Cal has looked great all season at home, but USC and UCLA probably make up the two best teams to come to Haas outside of Stanford, and they were arriving at the worst possible time. Cal's back-to-back losses to Washington and Washington St. made for what must be the worst week in the Joanne Boyle era. When you're down the last thing you need to to play teams with the speed and scoring ability of a USC or the relentless team defense of a UCLA. It was a recipe for disaster.
So earning a split was a mini victory in and of itself. But it was the way that Cal won and the way that they lost that was most important. As soon as Cal got swept in the northwest this season became less about rankings and high tournament seeds and more about learning and growing. After having to openly question the effort and desire of the team twice in the last three weeks, Coach Boyle said, " . . . I am proud of how they came out and fought and competed against a top-10 team. I think they understand they can play in scenarios like that." For my part, I never really expected the Bears to beat UCLA. The Bruins are just that good this year, and their strengths play right into Cal's weaknesses. But Cal's play in the second half made me a believer, and I watched the last 11 minutes of the game thinking that they just might pull off the upset. It didn't happen, but the fact that it could have happened is what is important. Maybe, just maybe, this team has their mojo back.
Cal 82, USC 71
After a first half that saw Cal shoot a stunning 8-14 from three, I thought they were in huge trouble. That insane barrage of 3's only earned them a four point halftime lead, and I was sure that unless they continued a clearly unsustainable shooting hot streak that USC would surge ahead. And sure enough, Cal went just 1-4 from three in the 2nd half . . . and ended up winning by eleven. How did they do that? By playing much better defense, by continuing to hold onto the ball, and by playing their best offensive half of the season directly after their best offensive half of the season. But in the 2nd half it wasn't the long ball - it was open mid-range jumpers and layups from Cal's typical offense, run to perfection against a suspect defense.
DeNesha Stallworth had another excellent game against her favorite opponent, but it was Layshia Clarendon who did everything for the Bears, filling up the stat sheet to the point that she approached a triple double with 17 points, 8 rebounds and 7 assists. And the best news? Those 7 assists weren't enough to lead the team for the game. Eliza Pierre nipped her with 8. Defenders are always going to hang off of Eliza towards the key, but if she can learn to use that extra space to find open teammates they may have to reconsider. You don't have to be a good shooter to be dangerous with the ball in your hands.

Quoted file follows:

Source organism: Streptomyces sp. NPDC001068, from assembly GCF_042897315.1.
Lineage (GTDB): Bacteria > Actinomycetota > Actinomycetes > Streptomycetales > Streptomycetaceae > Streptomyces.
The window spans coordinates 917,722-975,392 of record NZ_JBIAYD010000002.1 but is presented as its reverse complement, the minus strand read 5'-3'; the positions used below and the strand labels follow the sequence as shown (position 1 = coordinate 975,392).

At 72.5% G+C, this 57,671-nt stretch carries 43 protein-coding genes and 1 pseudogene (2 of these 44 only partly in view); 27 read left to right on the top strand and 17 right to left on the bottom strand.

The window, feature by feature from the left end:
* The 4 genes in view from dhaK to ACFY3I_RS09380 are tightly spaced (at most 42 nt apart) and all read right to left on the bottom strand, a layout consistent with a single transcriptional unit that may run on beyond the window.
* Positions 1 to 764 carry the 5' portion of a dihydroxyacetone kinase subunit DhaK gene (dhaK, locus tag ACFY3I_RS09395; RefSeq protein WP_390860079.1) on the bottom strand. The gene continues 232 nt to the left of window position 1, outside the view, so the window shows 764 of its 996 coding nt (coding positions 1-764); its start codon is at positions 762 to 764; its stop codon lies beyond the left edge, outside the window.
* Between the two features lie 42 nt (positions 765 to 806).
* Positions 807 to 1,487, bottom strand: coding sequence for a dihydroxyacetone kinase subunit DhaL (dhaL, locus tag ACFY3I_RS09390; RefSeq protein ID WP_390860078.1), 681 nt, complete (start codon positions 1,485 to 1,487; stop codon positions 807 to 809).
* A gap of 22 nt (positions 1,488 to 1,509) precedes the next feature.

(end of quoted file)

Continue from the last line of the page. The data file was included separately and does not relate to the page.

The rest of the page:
UCLA 64, Cal 55
It was better than the first half at Haas against UCLA in 2010, but not by much. Pretty much everything I was afraid of happened. The Bears couldn't find open shots, possessions were rushed and the ball ended up out of bounds or in the hands of UCLA defenders too often. Only UCLA's own poor play (12 turnovers, many unforced) kept the game close. I was not optimistic about the 2nd half.
My pessimism seemed well founded after two straight turnovers to open the half. But then a funny thing happened - the Bears started executing against an elite defense. They got the ball inside to DeNesha. They created contact and drew some fouls. They pushed when there was space and they pulled back when there wasn't. Ball handlers stayed calm and always seemed to make the right decisions. A 14 point UCLA lead gradually dwindled all the way down to 4. If Layshia Clarendon doesn't miss the front end of a 1 and 1, or Eliza Pierre converts the and-1 free throw, I might be writing a very different recap right now.
From a confidence standpoint, this game should be huge. Layshia Clarendon and Eliza Pierre should know that they can break down any defense outside of Palo Alto now. DeNesha Stallworth knows she can drop 20 points on anybody. Granted, we fans already knew they could do that, but Joanne Boyle's comments indicated otherwise. Now the challenge is to take that confidence on the road.
Road trip! Cal beat Oregon three times last year, twice by double digits. Oregon St. is a shell of a program and still has no Pac-10 wins. The Bears have already beaten Arizona and Arizona St. in rather convincing fashion. That's the optimistic point of view. For the pessimistic point of view there is only one fact that matters: The Bears are 1-4 away from Haas. Something's gotta give, and I'm hoping it's the road demons. The optimist in me says the Bears go 3-1, and the pessimist is having trouble deciding between 2-2 and 1-3. The only thing I can guarantee? Matt Court will make your eyes hurt.